Automotive: Elon Musk struggles to revolutionize batteries

The boss of the automobile company Tesla promises batteries of a new kind, more efficient and more ecological.

It is in front of an audience of spectators gathered in the open air in a parking lot, each in their Tesla car, that Elon Musk made his show, Tuesday evening in California. The event, dubbed Battery Day, was long overdue.

While an electric vehicle boom is expected by 2030, Elon Musk wants to reinvent batteries that are expensive, pollute to produce and difficult to recycle. It is therefore announcing new batteries for the future based on several technological innovations, such as the replacement of cobalt by nickel and the graphite of the anodes by silicon.

With these technical improvements, Tesla hopes to be able to halve the price of batteries, manufacture them in-house without depending on external suppliers (Panasonic) and thus lower the selling price of its electric vehicles by 10,000 dollars. On the other hand, no revolution in terms of autonomy or battery life. So these announcements by Elon Musk still leave observers a little unsatisfied.

The battery, the sinews of the electric car

The issue of batteries has become central in the transformation of the automotive industry towards electricity. An industrial issue. However, currently, the battery market and innovation in this area is dominated by Asian countries. According to a study by the European Patent Office and the International Energy Agency, the number of patents has exploded in recent years but these patents come mainly from Korean manufacturers Samsung and LG, and Japanese Panasonic. The United States and Europe are far behind. In Europe, Germany is in the lead but France is the second most innovative country.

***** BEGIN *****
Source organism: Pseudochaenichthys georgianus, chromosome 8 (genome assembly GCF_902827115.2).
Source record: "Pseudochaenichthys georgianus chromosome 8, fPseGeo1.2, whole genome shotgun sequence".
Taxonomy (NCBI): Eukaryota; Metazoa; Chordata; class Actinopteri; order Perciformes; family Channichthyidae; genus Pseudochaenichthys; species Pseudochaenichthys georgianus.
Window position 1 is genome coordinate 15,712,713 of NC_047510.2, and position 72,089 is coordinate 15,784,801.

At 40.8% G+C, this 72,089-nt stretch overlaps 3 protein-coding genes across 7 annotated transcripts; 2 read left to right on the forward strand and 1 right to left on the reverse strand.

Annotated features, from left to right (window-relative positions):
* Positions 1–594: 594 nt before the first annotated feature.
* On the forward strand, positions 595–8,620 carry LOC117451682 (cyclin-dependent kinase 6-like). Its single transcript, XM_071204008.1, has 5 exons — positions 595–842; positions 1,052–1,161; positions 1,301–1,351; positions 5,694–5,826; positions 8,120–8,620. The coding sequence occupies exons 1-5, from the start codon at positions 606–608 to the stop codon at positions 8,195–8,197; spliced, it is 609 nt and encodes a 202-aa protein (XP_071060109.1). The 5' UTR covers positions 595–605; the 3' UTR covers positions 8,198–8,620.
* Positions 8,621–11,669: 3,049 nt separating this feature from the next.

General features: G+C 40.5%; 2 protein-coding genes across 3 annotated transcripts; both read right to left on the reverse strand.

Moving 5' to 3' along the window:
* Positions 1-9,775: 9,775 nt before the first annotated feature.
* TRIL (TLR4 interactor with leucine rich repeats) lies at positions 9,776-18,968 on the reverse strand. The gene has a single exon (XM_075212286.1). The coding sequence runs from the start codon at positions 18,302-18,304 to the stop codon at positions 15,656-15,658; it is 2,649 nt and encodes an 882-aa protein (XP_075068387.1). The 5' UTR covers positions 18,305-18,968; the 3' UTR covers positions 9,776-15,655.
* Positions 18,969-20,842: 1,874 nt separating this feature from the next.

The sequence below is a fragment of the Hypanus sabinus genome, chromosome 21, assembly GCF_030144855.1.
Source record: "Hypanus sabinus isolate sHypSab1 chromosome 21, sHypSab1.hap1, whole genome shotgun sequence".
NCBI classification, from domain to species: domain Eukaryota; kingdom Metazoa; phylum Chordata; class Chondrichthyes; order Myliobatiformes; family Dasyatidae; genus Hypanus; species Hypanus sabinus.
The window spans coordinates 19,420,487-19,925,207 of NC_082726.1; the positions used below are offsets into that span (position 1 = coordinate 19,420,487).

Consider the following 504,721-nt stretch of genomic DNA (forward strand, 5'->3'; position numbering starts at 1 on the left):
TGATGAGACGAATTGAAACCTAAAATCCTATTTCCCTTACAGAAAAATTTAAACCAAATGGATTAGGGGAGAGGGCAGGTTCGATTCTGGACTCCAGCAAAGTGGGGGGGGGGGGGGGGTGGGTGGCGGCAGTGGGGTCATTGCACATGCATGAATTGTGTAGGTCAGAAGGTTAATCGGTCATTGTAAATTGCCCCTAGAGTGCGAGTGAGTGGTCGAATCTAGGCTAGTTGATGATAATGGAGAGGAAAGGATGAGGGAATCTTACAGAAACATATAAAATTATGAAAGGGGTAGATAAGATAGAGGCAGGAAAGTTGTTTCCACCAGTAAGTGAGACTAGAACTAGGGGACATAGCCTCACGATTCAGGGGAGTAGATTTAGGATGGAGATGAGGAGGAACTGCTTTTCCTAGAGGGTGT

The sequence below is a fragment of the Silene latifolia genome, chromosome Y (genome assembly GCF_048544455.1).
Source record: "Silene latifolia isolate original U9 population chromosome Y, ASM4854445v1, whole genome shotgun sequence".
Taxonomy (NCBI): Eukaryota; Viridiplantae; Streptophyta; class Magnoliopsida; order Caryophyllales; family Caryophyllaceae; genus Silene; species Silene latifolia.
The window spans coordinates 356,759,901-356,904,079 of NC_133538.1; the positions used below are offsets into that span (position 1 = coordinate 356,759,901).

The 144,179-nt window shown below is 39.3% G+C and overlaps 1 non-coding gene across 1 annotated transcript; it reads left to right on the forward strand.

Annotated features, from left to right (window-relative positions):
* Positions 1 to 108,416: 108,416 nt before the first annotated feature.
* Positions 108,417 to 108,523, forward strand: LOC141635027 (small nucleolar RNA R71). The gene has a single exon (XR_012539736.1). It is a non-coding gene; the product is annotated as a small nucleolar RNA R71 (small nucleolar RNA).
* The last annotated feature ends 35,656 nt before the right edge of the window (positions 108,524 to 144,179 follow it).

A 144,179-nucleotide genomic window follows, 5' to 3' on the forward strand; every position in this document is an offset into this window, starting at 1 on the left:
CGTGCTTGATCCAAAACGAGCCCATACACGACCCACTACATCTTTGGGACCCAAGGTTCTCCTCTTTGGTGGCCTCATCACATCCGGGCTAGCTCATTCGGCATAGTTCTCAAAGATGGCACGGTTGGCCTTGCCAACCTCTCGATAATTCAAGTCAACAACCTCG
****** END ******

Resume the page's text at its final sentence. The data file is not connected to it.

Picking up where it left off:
On the battery production side, it is the general mobilization, with the multiplication of announcements of new factories. There is a lot of talk about the Airbus battery, which is probably easier said than done. Europe hopes to drop from less than 1% of world production today to 17% within ten years.

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